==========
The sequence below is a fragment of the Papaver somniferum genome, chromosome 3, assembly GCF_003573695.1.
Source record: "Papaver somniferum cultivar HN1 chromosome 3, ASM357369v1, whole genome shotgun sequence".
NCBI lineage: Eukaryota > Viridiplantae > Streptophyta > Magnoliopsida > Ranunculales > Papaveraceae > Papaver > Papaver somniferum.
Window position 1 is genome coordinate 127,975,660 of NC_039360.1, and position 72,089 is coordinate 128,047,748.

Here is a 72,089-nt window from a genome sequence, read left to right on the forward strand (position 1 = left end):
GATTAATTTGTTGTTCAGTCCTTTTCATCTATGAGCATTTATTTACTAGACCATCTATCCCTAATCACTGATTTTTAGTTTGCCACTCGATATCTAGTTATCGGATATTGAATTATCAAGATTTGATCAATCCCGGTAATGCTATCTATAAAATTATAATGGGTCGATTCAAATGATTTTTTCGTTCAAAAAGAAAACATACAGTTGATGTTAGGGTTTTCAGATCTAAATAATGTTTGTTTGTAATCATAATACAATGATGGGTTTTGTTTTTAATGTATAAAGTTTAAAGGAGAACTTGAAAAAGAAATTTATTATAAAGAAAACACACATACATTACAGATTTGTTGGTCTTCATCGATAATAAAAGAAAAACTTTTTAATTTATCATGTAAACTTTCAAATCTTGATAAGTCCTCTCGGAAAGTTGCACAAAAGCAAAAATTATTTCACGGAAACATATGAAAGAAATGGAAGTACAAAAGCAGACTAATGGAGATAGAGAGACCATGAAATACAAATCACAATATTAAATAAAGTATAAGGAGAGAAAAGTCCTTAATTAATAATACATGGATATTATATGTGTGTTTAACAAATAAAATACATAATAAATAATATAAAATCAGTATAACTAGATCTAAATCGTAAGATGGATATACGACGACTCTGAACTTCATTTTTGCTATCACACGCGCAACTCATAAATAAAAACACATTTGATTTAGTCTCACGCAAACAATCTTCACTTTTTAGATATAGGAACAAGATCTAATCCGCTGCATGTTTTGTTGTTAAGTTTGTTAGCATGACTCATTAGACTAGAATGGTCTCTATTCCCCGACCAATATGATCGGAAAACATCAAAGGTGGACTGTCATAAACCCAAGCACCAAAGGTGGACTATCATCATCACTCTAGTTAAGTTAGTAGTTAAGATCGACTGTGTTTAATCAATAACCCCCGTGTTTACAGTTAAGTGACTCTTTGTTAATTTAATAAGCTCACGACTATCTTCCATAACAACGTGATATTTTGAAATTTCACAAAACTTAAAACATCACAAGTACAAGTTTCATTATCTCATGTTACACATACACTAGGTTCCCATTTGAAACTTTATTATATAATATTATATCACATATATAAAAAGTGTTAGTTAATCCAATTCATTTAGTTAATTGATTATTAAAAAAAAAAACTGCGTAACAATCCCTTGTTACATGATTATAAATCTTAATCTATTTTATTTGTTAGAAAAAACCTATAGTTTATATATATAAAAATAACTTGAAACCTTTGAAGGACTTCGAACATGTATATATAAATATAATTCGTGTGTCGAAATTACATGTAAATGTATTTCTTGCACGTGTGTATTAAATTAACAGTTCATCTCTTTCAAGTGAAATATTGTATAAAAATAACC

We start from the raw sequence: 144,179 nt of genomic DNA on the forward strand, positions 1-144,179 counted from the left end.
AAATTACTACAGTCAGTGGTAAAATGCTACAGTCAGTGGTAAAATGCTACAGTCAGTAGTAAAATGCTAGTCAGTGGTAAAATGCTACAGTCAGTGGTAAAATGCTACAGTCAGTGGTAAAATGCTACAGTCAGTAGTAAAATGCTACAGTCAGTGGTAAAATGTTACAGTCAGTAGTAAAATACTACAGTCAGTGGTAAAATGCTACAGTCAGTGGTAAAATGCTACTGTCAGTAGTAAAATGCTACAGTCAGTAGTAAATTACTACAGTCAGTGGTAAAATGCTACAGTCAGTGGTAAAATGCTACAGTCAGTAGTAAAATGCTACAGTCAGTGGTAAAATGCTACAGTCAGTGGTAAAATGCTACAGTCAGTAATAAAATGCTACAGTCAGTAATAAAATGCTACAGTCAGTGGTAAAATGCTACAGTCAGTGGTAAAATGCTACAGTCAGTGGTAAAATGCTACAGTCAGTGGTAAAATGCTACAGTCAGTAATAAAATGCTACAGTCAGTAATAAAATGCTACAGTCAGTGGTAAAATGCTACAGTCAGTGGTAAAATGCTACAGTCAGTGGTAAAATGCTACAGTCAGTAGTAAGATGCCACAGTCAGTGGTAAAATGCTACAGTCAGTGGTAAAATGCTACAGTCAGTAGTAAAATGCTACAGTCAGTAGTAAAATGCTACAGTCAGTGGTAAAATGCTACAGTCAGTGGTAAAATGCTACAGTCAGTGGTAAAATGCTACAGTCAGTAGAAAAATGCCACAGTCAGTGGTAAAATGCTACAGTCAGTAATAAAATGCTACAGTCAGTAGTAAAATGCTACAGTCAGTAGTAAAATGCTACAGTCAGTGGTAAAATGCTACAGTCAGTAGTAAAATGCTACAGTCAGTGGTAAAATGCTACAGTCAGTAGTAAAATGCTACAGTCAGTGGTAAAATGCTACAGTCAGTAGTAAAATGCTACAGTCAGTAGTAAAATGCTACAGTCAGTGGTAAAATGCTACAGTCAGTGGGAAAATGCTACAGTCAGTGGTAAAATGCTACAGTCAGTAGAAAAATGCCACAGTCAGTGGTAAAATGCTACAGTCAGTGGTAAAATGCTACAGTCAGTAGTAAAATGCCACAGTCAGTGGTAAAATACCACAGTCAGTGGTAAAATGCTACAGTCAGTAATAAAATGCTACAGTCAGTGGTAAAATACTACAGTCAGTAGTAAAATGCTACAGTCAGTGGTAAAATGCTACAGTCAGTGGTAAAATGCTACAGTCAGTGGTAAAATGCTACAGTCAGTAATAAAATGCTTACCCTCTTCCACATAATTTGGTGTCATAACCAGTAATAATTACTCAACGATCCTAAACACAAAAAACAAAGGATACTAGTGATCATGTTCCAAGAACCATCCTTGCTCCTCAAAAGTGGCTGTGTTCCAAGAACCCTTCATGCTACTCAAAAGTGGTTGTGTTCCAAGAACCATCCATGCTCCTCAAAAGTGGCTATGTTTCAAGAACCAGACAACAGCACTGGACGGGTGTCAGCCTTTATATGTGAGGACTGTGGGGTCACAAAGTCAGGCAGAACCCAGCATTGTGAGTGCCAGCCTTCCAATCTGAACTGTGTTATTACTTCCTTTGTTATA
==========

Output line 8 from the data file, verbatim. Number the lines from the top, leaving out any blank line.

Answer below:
AAATTACTACAGTCAGTGGTAAAATGCTACAGTCAGTGGTAAAATGCTACAGTCAGTAGTAAAATGCTAGTCAGTGGTAAAATGCTACAGTCAGTGGTAAAATGCTACAGTCAGTGGTAAAATGCTACAGTCAGTAGTAAAATGCTACAGTCAGTGGTAAAATGTTACAGTCAGTAGTAAAATACTACAGTCAGTGGTAAAATGCTACAGTCAGTGGTAAAATGCTACTGTCAGTAGTAAAATGCTACAGTCAGTAGTAAATTACTACAGTCAGTGGTAAAATGCTACAGTCAGTGGTAAAATGCTACAGTCAGTAGTAAAATGCTACAGTCAGTGGTAAAATGCTACAGTCAGTGGTAAAATGCTACAGTCAGTAATAAAATGCTACAGTCAGTAATAAAATGCTACAGTCAGTGGTAAAATGCTACAGTCAGTGGTAAAATGCTACAGTCAGTGGTAAAATGCTACAGTCAGTGGTAAAATGCTACAGTCAGTAATAAAATGCTACAGTCAGTAATAAAATGCTACAGTCAGTGGTAAAATGCTACAGTCAGTGGTAAAATGCTACAGTCAGTGGTAAAATGCTACAGTCAGTAGTAAGATGCCACAGTCAGTGGTAAAATGCTACAGTCAGTGGTAAAATGCTACAGTCAGTAGTAAAATGCTACAGTCAGTAGTAAAATGCTACAGTCAGTGGTAAAATGCTACAGTCAGTGGTAAAATGCTACAGTCAGTGGTAAAATGCTACAGTCAGTAGAAAAATGCCACAGTCAGTGGTAAAATGCTACAGTCAGTAATAAAATGCTACAGTCAGTAGTAAAATGCTACAGTCAGTAGTAAAATGCTACAGTCAGTGGTAAAATGCTACAGTCAGTAGTAAAATGCTACAGTCAGTGGTAAAATGCTACAGTCAGTAGTAAAATGCTACAGTCAGTGGTAAAATGCTACAGTCAGTAGTAAAATGCTACAGTCAGTAGTAAAATGCTACAGTCAGTGGTAAAATGCTACAGTCAGTGGGAAAATGCTACAGTCAGTGGTAAAATGCTACAGTCAGTAGAAAAATGCCACAGTCAGTGGTAAAATGCTACAGTCAGTGGTAAAATGCTACAGTCAGTAGTAAAATGCCACAGTCAGTGGTAAAATACCACAGTCAGTGGTAAAATGCTACAGTCAGTAATAAAATGCTACAGTCAGTGGTAAAATACTACAGTCAGTAGTAAAATGCTACAGTCAGTGGTAAAATGCTACAGTCAGTGGTAAAATGCTACAGTCAGTGGTAAAATGCTACAGTCAGTAATAAAATGCTTACCCTCTTCCACATAATTTGGTGTCATAACCAGTAATAATTACTCAACGATCCTAAACACAAAAAACAAAGGATACTAGTGATCATGTTCCAAGAACCATCCTTGCTCCTCAAAAGTGGCTGTGTTCCAAGAACCCTTCATGCTACTCAAAAGTGGTTGTGTTCCAAGAACCATCCATGCTCCTCAAAAGTGGCTATGTTTCAAGAACCAGACAACAGCACTGGACGGGTGTCAGCCTTTATATGTGAGGACTGTGGGGTCACAAAGTCAGGCAGAACCCAGCATTGTGAGTGCCAGCCTTCCAATCTGAACTGTGTTATTACTTCCTTTGTTATA